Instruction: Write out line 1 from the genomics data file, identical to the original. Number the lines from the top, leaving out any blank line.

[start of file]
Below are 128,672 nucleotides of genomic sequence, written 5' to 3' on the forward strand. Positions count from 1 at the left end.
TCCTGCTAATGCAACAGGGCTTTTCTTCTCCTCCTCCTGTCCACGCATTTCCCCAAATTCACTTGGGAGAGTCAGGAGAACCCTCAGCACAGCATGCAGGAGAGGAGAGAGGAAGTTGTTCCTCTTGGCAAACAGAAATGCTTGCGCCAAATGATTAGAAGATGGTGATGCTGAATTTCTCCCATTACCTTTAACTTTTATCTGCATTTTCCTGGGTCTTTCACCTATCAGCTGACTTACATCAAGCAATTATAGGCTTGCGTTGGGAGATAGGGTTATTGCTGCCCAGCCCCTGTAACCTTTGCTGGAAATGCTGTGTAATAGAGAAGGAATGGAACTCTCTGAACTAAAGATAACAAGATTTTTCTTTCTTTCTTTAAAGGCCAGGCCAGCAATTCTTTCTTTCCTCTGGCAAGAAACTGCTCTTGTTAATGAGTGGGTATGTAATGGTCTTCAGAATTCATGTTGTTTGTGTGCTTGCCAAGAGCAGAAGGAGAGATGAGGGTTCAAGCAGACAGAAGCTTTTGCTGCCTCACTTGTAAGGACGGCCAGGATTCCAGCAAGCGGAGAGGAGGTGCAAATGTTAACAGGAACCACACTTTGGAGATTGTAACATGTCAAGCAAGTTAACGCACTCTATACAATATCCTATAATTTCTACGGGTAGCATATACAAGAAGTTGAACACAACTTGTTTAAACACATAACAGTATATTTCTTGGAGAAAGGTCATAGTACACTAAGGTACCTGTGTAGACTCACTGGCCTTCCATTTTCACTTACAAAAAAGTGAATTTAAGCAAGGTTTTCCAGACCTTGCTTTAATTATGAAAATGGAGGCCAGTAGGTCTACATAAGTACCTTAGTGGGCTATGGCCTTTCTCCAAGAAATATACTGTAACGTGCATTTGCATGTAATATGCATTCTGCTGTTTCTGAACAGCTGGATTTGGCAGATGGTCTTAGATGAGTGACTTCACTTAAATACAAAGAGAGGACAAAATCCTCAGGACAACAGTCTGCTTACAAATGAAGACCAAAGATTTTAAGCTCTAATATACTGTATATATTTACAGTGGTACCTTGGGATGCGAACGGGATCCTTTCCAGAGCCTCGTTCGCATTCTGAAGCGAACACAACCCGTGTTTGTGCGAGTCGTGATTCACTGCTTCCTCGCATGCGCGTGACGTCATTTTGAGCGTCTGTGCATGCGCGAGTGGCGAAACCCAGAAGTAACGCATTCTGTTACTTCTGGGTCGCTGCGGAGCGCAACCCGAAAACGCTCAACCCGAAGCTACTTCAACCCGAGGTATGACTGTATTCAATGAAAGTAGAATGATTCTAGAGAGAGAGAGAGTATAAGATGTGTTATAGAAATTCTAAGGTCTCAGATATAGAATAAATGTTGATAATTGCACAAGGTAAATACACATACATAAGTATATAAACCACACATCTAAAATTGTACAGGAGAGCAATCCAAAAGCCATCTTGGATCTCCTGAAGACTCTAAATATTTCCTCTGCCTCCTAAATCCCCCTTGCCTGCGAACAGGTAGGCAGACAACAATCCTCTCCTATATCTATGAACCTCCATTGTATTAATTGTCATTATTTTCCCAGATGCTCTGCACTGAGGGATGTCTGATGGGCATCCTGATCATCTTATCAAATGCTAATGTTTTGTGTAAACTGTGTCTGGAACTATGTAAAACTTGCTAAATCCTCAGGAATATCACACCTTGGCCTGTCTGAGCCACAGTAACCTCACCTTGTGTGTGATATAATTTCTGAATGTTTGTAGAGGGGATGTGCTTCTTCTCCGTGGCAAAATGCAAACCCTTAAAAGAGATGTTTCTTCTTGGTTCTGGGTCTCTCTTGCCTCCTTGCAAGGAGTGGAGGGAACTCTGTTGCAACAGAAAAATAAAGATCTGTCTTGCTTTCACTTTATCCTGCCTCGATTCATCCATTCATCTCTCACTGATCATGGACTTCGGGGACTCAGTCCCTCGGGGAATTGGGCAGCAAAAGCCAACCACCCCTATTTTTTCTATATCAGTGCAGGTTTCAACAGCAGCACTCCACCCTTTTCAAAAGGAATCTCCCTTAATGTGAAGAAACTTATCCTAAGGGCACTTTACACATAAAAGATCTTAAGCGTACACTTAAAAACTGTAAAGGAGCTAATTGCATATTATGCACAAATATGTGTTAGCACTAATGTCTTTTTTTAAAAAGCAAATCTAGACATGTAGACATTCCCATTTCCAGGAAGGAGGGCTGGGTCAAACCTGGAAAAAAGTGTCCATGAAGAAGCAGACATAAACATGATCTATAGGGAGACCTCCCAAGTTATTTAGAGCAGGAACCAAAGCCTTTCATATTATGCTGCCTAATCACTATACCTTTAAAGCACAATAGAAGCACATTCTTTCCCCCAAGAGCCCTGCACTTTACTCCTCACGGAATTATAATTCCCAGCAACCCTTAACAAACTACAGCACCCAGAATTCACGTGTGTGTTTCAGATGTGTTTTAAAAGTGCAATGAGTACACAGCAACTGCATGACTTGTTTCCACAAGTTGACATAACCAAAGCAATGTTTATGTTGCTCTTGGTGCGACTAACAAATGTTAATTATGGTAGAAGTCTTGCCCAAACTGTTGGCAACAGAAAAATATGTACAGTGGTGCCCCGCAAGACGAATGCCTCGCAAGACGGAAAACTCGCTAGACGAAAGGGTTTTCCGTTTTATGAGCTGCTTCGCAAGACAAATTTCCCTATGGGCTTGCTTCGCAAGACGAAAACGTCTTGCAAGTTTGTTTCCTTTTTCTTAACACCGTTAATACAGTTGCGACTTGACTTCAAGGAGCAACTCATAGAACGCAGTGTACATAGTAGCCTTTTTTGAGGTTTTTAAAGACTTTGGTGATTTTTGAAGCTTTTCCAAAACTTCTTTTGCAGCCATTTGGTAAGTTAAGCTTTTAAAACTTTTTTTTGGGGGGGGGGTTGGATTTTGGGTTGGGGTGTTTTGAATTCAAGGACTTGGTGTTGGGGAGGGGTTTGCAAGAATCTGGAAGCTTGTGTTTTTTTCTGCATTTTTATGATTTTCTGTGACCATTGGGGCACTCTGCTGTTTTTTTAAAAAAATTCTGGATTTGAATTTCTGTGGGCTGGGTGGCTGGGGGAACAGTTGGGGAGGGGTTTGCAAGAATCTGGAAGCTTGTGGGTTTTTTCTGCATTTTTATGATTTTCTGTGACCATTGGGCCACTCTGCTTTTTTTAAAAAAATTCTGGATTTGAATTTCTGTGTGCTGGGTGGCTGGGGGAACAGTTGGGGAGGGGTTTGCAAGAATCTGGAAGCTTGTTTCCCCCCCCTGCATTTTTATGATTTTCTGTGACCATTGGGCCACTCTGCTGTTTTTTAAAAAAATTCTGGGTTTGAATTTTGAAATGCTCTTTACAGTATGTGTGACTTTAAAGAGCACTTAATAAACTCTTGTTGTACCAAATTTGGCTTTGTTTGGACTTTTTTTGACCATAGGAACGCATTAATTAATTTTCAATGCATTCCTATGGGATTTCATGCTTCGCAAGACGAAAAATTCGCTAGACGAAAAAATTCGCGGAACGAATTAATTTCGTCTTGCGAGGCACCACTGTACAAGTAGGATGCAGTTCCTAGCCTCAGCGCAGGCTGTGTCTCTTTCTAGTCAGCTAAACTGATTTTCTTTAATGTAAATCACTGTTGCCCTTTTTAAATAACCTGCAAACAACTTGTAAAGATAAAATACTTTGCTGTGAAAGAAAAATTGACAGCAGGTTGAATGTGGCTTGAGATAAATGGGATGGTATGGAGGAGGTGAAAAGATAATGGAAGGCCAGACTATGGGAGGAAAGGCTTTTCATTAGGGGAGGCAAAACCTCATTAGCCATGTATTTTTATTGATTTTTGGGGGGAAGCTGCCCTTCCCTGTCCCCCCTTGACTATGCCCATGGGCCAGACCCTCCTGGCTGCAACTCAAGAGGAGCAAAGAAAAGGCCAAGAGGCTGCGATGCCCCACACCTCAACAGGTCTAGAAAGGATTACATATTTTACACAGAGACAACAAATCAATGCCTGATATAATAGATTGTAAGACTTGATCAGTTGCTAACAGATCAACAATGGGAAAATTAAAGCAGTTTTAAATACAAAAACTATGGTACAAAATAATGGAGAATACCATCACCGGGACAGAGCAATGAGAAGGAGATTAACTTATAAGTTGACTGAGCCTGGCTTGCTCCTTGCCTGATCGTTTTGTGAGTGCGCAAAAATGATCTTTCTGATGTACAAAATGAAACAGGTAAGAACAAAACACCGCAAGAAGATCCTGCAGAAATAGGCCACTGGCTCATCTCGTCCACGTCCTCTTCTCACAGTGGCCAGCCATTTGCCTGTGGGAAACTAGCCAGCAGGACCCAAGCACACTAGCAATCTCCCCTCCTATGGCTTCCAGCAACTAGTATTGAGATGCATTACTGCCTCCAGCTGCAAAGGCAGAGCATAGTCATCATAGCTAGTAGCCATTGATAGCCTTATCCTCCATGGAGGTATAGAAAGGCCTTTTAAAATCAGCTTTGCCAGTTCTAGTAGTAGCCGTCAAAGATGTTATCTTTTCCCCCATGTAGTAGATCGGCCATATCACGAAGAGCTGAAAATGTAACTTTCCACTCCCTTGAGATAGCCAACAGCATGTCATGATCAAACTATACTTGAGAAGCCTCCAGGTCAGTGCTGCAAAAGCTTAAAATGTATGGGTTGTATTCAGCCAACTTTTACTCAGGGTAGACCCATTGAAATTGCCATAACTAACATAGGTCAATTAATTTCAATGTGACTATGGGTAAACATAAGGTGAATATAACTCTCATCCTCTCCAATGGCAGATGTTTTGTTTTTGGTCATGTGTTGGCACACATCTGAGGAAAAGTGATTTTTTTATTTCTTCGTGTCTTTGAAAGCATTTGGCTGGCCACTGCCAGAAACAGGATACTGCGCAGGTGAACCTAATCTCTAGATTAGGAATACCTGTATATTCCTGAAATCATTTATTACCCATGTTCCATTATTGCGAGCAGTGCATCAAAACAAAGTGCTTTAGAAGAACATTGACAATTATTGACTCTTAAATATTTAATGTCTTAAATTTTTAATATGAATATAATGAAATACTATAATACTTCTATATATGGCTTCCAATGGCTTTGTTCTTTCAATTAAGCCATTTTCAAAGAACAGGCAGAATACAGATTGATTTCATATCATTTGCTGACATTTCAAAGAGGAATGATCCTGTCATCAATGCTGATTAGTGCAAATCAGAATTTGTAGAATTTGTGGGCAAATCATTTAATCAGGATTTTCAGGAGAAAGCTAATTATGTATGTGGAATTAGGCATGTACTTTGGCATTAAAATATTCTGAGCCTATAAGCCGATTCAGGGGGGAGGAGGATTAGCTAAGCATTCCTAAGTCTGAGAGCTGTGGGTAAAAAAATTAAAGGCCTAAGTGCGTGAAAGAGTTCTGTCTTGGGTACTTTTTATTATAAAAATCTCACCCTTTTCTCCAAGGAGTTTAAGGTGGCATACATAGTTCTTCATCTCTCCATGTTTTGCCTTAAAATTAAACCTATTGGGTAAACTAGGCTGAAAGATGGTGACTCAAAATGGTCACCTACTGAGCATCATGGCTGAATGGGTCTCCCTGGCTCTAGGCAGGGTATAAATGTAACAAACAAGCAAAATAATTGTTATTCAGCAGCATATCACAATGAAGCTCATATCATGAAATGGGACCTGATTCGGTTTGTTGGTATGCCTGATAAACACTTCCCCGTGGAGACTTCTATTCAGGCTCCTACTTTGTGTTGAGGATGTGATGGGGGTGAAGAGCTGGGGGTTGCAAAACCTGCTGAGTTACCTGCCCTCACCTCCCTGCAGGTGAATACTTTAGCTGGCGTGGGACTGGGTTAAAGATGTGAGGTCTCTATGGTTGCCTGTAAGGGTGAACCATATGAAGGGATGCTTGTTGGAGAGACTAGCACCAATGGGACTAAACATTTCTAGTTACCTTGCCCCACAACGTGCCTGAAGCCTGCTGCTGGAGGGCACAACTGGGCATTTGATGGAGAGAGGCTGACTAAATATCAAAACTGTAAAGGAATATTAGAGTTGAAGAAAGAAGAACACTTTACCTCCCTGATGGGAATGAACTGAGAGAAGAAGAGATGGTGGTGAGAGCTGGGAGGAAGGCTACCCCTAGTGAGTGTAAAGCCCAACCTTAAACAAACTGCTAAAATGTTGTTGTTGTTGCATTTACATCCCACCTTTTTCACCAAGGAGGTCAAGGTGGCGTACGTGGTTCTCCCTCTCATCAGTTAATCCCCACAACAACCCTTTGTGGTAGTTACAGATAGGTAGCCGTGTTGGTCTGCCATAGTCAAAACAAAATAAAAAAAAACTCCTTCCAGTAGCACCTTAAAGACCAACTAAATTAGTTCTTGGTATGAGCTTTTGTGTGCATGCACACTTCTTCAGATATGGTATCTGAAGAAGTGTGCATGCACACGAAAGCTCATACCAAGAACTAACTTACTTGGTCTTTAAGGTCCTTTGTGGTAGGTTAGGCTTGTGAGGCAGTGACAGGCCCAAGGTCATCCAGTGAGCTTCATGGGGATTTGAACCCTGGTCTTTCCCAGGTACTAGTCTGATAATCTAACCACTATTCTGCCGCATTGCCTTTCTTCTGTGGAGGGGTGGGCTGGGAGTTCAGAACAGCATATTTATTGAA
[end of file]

Below are 128,672 nucleotides of genomic sequence, written 5' to 3' on the forward strand. Positions count from 1 at the left end.